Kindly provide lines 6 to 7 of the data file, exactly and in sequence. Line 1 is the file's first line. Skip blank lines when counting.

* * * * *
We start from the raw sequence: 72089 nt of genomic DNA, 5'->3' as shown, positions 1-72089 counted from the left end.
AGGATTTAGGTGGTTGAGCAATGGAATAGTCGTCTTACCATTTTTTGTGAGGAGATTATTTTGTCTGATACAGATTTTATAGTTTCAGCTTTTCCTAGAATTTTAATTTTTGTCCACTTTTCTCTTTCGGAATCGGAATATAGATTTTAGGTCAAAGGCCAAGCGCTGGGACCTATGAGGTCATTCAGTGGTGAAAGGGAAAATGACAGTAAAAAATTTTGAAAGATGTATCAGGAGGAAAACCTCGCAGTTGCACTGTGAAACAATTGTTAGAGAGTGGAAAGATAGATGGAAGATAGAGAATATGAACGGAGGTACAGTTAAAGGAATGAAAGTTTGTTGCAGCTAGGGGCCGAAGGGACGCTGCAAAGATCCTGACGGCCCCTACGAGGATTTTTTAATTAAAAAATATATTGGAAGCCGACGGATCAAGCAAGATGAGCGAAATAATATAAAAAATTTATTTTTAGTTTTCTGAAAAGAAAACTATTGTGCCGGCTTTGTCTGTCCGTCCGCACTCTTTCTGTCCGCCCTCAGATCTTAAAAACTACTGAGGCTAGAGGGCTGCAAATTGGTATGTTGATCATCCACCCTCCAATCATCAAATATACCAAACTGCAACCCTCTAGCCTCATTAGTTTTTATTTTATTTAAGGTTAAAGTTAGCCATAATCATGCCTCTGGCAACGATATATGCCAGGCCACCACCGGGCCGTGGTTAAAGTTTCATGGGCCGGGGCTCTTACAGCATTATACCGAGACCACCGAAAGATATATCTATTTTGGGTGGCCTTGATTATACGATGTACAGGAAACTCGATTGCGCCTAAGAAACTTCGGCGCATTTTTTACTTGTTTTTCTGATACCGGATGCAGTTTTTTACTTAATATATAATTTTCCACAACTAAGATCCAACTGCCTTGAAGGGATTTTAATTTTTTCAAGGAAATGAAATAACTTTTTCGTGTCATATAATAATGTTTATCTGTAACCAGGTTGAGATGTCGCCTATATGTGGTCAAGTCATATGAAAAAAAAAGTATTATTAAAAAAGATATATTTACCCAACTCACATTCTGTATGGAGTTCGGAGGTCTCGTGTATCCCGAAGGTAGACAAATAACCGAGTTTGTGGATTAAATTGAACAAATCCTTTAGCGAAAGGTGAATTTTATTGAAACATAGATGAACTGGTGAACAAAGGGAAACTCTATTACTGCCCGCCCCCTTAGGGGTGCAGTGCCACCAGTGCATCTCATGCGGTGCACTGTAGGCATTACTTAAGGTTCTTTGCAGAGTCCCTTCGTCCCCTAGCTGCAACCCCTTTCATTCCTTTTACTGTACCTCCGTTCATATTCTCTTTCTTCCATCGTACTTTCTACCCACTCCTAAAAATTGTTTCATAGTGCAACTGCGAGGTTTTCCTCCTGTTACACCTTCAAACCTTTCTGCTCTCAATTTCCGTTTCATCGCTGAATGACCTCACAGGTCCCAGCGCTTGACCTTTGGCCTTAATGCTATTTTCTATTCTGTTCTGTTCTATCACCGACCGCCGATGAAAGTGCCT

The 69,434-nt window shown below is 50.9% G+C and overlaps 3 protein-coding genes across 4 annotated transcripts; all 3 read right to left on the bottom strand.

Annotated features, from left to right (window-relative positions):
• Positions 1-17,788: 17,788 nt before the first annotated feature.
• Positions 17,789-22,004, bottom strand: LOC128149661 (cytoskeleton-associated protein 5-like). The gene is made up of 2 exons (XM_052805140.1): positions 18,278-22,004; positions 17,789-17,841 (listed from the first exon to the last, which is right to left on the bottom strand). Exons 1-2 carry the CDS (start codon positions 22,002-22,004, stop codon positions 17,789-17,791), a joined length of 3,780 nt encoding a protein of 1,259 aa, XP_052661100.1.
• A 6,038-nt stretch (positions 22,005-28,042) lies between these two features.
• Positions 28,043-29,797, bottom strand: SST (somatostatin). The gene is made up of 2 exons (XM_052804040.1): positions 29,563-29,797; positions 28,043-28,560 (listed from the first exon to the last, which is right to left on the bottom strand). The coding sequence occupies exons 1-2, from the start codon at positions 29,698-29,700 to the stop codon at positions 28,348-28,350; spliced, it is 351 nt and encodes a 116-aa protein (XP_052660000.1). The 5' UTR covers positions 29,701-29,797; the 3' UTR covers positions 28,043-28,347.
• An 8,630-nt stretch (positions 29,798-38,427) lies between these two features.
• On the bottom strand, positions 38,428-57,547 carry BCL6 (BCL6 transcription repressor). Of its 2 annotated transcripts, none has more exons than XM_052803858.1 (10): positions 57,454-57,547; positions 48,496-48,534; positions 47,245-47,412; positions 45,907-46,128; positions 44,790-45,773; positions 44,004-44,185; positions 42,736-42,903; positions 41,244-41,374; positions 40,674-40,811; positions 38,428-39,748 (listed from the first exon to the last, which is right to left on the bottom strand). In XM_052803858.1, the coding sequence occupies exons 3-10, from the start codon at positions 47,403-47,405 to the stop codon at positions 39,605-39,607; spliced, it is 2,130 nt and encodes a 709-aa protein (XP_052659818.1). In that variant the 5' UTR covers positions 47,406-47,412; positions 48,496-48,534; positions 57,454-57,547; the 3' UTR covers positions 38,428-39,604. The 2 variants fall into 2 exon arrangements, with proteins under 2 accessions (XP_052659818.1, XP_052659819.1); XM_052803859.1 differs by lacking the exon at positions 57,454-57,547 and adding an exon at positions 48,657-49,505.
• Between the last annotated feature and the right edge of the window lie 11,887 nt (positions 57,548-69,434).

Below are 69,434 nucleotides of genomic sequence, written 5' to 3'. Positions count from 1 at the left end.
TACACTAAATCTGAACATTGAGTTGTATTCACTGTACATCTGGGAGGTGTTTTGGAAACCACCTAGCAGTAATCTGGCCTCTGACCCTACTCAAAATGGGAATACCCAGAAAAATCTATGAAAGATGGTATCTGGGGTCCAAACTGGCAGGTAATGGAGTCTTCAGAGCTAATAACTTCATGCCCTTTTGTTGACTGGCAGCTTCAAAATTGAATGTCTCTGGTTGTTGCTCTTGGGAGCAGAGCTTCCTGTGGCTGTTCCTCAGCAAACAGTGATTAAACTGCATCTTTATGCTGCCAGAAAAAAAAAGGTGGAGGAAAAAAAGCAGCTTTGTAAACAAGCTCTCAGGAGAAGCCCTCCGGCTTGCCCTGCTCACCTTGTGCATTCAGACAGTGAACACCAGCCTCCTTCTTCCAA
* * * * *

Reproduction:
• Positions 17,789-22,004, bottom strand: LOC128149661 (cytoskeleton-associated protein 5-like). The gene is made up of 2 exons (XM_052805140.1): positions 18,278-22,004; positions 17,789-17,841 (listed from the first exon to the last, which is right to left on the bottom strand). Exons 1-2 carry the CDS (start codon positions 22,002-22,004, stop codon positions 17,789-17,791), a joined length of 3,780 nt encoding a protein of 1,259 aa, XP_052661100.1.
• A 6,038-nt stretch (positions 22,005-28,042) lies between these two features.